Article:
Stand-Your-Ground Laws Change Self-Defense Strategies in U.S.


In an analysis of stand-your-ground laws, the Christian Science Monitor says whites are significantly more successful claiming self-defense when their attacker is black than blacks are when fighting back against an attacker who is white. To some, such findings are a consequence of the pandemic of violence plaguing elements of the black community. But to others, they suggest that stand-your-ground laws have allowed perceptions of the black community – sometimes accurate, sometimes not – to become a legal justification for using deadly force.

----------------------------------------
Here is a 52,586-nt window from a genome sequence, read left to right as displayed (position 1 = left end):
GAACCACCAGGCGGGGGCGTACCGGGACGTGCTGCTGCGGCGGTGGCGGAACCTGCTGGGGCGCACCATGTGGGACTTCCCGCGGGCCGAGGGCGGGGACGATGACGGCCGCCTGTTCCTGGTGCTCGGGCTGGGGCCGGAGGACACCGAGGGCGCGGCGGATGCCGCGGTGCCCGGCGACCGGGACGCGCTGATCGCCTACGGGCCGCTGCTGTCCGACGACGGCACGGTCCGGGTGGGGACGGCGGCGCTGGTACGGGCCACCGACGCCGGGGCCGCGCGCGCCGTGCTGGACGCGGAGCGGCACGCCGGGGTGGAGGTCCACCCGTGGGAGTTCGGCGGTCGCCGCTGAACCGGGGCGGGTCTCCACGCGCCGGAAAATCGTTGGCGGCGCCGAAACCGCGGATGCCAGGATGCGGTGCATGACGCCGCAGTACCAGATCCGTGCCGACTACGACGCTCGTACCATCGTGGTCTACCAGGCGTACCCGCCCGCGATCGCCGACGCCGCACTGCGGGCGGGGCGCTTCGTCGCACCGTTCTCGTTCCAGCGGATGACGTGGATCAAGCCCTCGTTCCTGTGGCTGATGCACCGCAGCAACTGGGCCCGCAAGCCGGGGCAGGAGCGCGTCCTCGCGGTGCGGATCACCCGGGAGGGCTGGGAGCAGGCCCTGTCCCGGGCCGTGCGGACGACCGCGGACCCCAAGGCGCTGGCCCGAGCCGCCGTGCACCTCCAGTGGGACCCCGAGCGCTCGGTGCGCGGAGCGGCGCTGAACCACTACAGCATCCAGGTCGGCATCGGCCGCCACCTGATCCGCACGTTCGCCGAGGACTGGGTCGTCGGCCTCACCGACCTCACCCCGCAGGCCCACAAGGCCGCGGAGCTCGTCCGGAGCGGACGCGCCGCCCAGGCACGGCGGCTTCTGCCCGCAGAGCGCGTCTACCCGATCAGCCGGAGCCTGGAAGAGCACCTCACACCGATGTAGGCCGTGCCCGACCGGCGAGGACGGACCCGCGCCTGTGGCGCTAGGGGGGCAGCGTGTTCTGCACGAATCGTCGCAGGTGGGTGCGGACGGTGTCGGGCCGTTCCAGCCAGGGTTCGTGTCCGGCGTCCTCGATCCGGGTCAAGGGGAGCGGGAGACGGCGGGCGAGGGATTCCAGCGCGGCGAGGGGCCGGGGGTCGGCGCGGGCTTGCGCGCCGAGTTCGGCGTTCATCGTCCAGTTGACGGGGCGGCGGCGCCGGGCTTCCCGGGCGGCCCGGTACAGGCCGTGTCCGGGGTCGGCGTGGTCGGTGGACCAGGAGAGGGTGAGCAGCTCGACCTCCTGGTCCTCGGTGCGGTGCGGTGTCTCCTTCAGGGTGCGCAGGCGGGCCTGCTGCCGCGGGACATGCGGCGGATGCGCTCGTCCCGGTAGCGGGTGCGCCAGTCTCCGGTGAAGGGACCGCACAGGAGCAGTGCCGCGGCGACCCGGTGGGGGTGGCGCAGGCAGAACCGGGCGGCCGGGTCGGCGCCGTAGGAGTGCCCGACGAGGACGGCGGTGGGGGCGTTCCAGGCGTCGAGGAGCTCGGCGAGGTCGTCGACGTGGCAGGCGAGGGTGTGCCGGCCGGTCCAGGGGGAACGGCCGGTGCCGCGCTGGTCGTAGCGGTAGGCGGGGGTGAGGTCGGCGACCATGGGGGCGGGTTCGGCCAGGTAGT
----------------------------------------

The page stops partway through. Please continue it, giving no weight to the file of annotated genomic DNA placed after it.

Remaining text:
Stand-your-ground laws have begun to change the calculus of self-defense in the U.S. The idea behind them is to “expand the legal justification for the use of lethal force in self-defense, thereby lowering the expected cost of using lethal force and increasing the expected cost of committing violent crime,” say researchers Cheng Cheng and Mark Hoekstra in a Texas A&M study. Statistics show that justifiable homicides rose by 8 percent in stand-your-ground states, amounting to some 600 additional killings. At least 31 states have some version of the laws, first passed in Florida in 2005.

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